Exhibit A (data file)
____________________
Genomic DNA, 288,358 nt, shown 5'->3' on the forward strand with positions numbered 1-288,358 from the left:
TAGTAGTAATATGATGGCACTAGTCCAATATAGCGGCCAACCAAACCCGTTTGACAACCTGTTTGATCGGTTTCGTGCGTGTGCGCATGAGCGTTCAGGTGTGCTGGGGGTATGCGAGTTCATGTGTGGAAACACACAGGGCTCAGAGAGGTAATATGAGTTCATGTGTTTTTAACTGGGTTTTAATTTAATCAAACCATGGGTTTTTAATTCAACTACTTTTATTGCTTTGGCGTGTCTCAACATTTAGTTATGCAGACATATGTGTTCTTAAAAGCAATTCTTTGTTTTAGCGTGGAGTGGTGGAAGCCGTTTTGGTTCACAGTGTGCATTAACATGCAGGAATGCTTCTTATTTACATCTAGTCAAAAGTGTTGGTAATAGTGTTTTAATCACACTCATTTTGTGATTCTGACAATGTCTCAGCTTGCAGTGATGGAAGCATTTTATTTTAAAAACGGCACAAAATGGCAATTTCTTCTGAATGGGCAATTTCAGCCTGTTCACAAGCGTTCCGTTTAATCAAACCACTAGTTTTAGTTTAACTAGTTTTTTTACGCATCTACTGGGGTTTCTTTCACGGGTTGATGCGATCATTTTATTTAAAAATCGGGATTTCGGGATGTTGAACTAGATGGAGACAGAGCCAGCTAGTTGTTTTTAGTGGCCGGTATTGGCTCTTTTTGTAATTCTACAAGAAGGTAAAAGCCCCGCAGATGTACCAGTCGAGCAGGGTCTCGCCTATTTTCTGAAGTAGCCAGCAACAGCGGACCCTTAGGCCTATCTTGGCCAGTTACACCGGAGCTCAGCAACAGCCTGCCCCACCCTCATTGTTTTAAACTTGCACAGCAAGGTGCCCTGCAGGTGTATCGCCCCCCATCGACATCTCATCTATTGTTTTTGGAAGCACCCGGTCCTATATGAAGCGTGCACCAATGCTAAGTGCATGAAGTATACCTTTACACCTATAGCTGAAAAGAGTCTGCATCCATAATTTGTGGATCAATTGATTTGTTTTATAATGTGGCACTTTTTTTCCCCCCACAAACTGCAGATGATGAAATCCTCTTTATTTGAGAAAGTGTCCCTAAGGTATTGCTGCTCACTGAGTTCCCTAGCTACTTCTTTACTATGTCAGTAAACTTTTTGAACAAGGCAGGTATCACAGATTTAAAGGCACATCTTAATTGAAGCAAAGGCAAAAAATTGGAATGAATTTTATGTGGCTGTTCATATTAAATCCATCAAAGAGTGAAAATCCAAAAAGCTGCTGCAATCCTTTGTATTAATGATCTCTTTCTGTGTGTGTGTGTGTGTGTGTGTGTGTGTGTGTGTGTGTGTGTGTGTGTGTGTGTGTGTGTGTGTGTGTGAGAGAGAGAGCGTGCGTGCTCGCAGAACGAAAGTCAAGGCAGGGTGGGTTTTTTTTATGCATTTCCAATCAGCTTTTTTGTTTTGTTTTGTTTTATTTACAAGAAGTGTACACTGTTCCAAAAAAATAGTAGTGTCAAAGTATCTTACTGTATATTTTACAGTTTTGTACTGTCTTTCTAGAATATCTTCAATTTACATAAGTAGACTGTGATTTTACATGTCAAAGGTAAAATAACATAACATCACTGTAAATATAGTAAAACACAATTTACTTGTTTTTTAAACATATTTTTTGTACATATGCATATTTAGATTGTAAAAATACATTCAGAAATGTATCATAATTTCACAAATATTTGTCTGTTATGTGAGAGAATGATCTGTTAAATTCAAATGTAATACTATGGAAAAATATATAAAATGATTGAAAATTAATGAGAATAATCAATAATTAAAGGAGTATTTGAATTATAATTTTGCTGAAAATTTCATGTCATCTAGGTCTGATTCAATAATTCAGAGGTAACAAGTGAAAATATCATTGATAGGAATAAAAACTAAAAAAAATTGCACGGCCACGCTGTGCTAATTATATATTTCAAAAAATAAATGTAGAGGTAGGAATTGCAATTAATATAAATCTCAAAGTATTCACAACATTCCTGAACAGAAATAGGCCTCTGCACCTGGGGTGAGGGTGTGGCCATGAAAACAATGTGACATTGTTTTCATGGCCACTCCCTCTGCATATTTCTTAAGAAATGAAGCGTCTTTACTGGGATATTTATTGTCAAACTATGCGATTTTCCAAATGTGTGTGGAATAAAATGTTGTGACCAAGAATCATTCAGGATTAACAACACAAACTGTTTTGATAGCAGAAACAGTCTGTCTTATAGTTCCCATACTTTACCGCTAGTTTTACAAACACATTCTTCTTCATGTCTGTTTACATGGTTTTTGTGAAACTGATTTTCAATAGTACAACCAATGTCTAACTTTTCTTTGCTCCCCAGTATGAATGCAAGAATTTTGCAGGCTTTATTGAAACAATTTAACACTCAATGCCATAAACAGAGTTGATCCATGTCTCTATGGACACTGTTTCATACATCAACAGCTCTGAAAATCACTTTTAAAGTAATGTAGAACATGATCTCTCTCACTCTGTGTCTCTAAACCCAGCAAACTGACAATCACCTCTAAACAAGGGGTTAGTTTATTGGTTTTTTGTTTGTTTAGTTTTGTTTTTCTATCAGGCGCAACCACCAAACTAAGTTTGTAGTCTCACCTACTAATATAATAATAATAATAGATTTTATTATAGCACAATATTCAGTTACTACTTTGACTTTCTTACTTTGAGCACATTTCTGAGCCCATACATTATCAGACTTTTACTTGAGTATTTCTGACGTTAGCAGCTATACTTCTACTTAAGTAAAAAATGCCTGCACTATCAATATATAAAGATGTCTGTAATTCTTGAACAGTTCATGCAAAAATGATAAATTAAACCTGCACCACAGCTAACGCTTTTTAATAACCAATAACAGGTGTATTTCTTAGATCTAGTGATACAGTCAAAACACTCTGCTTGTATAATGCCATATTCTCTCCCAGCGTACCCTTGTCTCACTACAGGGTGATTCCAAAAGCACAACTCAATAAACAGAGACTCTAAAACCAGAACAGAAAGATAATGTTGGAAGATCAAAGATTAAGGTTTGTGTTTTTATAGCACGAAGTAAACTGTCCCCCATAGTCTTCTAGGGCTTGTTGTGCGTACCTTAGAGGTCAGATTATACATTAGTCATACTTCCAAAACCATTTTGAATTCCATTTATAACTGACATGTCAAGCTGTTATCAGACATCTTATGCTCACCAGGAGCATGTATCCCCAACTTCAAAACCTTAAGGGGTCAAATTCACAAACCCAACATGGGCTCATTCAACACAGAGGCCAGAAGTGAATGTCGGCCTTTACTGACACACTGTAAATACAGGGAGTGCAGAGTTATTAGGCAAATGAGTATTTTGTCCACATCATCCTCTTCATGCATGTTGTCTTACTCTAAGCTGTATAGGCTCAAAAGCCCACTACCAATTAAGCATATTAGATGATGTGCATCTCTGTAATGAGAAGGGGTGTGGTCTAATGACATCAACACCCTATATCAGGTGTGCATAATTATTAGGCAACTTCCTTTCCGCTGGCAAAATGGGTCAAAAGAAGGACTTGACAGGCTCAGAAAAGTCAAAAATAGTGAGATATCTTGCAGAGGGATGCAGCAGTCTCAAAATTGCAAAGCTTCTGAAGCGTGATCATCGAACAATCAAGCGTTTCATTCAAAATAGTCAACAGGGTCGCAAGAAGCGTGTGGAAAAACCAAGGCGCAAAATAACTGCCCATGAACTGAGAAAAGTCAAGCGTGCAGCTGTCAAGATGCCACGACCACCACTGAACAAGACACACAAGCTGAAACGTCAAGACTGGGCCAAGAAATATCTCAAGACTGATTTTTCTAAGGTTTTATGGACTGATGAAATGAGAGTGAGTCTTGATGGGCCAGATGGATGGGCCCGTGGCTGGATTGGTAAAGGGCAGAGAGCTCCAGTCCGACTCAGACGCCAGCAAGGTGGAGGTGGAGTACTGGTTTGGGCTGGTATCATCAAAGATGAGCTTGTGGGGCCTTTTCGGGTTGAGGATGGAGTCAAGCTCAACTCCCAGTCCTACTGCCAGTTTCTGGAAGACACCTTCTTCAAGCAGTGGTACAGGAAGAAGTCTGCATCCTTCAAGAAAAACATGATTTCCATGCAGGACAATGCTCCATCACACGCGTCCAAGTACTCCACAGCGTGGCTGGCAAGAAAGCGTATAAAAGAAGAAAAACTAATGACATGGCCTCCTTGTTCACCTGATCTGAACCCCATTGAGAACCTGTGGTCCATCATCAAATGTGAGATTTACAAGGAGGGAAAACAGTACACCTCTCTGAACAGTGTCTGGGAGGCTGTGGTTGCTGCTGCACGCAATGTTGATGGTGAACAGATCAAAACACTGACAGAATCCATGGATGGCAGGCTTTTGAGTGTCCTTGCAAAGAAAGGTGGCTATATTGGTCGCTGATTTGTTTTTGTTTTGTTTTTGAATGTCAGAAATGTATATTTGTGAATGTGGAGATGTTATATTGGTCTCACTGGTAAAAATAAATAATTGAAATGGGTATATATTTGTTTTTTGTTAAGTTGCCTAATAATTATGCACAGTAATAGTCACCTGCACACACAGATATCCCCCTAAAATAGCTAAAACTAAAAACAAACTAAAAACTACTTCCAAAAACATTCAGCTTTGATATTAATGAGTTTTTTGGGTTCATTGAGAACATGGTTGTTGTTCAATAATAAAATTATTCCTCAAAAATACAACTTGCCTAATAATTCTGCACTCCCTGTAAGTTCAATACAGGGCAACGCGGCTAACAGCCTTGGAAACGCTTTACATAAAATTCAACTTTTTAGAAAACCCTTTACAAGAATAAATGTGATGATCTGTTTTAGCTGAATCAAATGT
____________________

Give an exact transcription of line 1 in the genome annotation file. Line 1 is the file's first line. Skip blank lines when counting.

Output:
Genomic DNA, 288,358 nt, shown 5'->3' on the forward strand with positions numbered 1-288,358 from the left: